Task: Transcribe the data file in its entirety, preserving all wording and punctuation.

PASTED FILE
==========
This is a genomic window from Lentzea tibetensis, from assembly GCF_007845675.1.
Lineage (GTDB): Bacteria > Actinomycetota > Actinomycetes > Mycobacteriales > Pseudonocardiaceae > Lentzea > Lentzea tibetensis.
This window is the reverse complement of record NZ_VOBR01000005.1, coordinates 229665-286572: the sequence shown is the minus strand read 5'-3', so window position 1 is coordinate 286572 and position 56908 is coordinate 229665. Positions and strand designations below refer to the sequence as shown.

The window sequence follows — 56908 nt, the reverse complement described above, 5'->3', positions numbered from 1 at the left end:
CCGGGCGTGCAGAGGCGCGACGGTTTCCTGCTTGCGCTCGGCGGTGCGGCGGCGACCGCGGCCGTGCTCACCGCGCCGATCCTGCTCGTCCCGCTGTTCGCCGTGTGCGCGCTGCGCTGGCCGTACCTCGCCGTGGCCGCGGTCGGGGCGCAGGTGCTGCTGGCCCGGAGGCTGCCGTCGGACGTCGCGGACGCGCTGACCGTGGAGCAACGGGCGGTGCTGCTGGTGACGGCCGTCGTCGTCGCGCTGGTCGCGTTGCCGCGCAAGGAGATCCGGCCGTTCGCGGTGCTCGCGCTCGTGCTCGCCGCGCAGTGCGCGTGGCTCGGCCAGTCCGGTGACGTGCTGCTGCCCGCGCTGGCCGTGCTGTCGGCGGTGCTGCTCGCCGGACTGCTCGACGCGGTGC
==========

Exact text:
This is a genomic window from Lentzea tibetensis, from assembly GCF_007845675.1.
Lineage (GTDB): Bacteria > Actinomycetota > Actinomycetes > Mycobacteriales > Pseudonocardiaceae > Lentzea > Lentzea tibetensis.
This window is the reverse complement of record NZ_VOBR01000005.1, coordinates 229665-286572: the sequence shown is the minus strand read 5'-3', so window position 1 is coordinate 286572 and position 56908 is coordinate 229665. Positions and strand designations below refer to the sequence as shown.

The window sequence follows — 56908 nt, the reverse complement described above, 5'->3', positions numbered from 1 at the left end:
CCGGGCGTGCAGAGGCGCGACGGTTTCCTGCTTGCGCTCGGCGGTGCGGCGGCGACCGCGGCCGTGCTCACCGCGCCGATCCTGCTCGTCCCGCTGTTCGCCGTGTGCGCGCTGCGCTGGCCGTACCTCGCCGTGGCCGCGGTCGGGGCGCAGGTGCTGCTGGCCCGGAGGCTGCCGTCGGACGTCGCGGACGCGCTGACCGTGGAGCAACGGGCGGTGCTGCTGGTGACGGCCGTCGTCGTCGCGCTGGTCGCGTTGCCGCGCAAGGAGATCCGGCCGTTCGCGGTGCTCGCGCTCGTGCTCGCCGCGCAGTGCGCGTGGCTCGGCCAGTCCGGTGACGTGCTGCTGCCCGCGCTGGCCGTGCTGTCGGCGGTGCTGCTCGCCGGACTGCTCGACGCGGTGC